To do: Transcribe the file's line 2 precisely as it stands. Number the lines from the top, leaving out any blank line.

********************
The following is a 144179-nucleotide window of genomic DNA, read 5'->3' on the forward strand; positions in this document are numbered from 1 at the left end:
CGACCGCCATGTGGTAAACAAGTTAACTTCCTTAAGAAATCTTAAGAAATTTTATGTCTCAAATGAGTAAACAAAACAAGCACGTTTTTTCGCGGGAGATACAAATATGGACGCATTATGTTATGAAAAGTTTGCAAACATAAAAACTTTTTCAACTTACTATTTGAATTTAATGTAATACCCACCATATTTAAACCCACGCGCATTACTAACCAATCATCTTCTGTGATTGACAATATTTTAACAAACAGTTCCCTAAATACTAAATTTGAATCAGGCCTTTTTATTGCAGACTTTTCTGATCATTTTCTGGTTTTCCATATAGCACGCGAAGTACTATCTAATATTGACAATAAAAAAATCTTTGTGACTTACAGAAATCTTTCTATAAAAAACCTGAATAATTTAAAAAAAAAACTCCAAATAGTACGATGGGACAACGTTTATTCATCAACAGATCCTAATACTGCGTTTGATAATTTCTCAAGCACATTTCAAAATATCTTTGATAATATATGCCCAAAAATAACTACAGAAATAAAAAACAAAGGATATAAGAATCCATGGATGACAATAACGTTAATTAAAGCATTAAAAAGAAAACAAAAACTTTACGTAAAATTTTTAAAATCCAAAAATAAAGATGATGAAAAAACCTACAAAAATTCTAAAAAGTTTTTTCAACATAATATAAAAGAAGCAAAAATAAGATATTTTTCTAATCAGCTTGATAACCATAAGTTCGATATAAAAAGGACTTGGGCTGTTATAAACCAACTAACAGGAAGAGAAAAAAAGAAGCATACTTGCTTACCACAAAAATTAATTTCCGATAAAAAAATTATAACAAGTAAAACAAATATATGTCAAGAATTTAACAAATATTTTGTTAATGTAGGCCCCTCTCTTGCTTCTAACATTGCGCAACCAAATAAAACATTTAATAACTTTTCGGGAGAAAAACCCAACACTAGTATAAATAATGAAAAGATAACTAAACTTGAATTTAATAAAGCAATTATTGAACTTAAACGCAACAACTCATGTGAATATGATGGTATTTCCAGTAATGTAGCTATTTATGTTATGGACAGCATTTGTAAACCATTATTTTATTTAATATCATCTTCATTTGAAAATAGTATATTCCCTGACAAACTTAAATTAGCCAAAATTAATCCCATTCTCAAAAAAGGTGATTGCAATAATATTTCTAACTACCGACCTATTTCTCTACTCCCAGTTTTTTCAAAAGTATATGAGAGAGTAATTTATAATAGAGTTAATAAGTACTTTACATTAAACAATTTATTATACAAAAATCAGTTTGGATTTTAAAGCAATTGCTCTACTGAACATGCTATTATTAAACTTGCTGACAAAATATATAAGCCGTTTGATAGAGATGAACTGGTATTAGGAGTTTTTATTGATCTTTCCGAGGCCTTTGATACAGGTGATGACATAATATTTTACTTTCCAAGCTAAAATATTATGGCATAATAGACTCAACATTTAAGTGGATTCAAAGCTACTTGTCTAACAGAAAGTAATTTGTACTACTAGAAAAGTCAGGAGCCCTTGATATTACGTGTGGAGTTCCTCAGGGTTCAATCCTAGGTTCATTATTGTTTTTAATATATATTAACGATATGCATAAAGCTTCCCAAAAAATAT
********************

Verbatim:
CGACCGCCATGTGGTAAACAAGTTAACTTCCTTAAGAAATCTTAAGAAATTTTATGTCTCAAATGAGTAAACAAAACAAGCACGTTTTTTCGCGGGAGATACAAATATGGACGCATTATGTTATGAAAAGTTTGCAAACATAAAAACTTTTTCAACTTACTATTTGAATTTAATGTAATACCCACCATATTTAAACCCACGCGCATTACTAACCAATCATCTTCTGTGATTGACAATATTTTAACAAACAGTTCCCTAAATACTAAATTTGAATCAGGCCTTTTTATTGCAGACTTTTCTGATCATTTTCTGGTTTTCCATATAGCACGCGAAGTACTATCTAATATTGACAATAAAAAAATCTTTGTGACTTACAGAAATCTTTCTATAAAAAACCTGAATAATTTAAAAAAAAAACTCCAAATAGTACGATGGGACAACGTTTATTCATCAACAGATCCTAATACTGCGTTTGATAATTTCTCAAGCACATTTCAAAATATCTTTGATAATATATGCCCAAAAATAACTACAGAAATAAAAAACAAAGGATATAAGAATCCATGGATGACAATAACGTTAATTAAAGCATTAAAAAGAAAACAAAAACTTTACGTAAAATTTTTAAAATCCAAAAATAAAGATGATGAAAAAACCTACAAAAATTCTAAAAAGTTTTTTCAACATAATATAAAAGAAGCAAAAATAAGATATTTTTCTAATCAGCTTGATAACCATAAGTTCGATATAAAAAGGACTTGGGCTGTTATAAACCAACTAACAGGAAGAGAAAAAAAGAAGCATACTTGCTTACCACAAAAATTAATTTCCGATAAAAAAATTATAACAAGTAAAACAAATATATGTCAAGAATTTAACAAATATTTTGTTAATGTAGGCCCCTCTCTTGCTTCTAACATTGCGCAACCAAATAAAACATTTAATAACTTTTCGGGAGAAAAACCCAACACTAGTATAAATAATGAAAAGATAACTAAACTTGAATTTAATAAAGCAATTATTGAACTTAAACGCAACAACTCATGTGAATATGATGGTATTTCCAGTAATGTAGCTATTTATGTTATGGACAGCATTTGTAAACCATTATTTTATTTAATATCATCTTCATTTGAAAATAGTATATTCCCTGACAAACTTAAATTAGCCAAAATTAATCCCATTCTCAAAAAAGGTGATTGCAATAATATTTCTAACTACCGACCTATTTCTCTACTCCCAGTTTTTTCAAAAGTATATGAGAGAGTAATTTATAATAGAGTTAATAAGTACTTTACATTAAACAATTTATTATACAAAAATCAGTTTGGATTTTAAAGCAATTGCTCTACTGAACATGCTATTATTAAACTTGCTGACAAAATATATAAGCCGTTTGATAGAGATGAACTGGTATTAGGAGTTTTTATTGATCTTTCCGAGGCCTTTGATACAGGTGATGACATAATATTTTACTTTCCAAGCTAAAATATTATGGCATAATAGACTCAACATTTAAGTGGATTCAAAGCTACTTGTCTAACAGAAAGTAATTTGTACTACTAGAAAAGTCAGGAGCCCTTGATATTACGTGTGGAGTTCCTCAGGGTTCAATCCTAGGTTCATTATTGTTTTTAATATATATTAACGATATGCATAAAGCTTCCCAAAAAATAT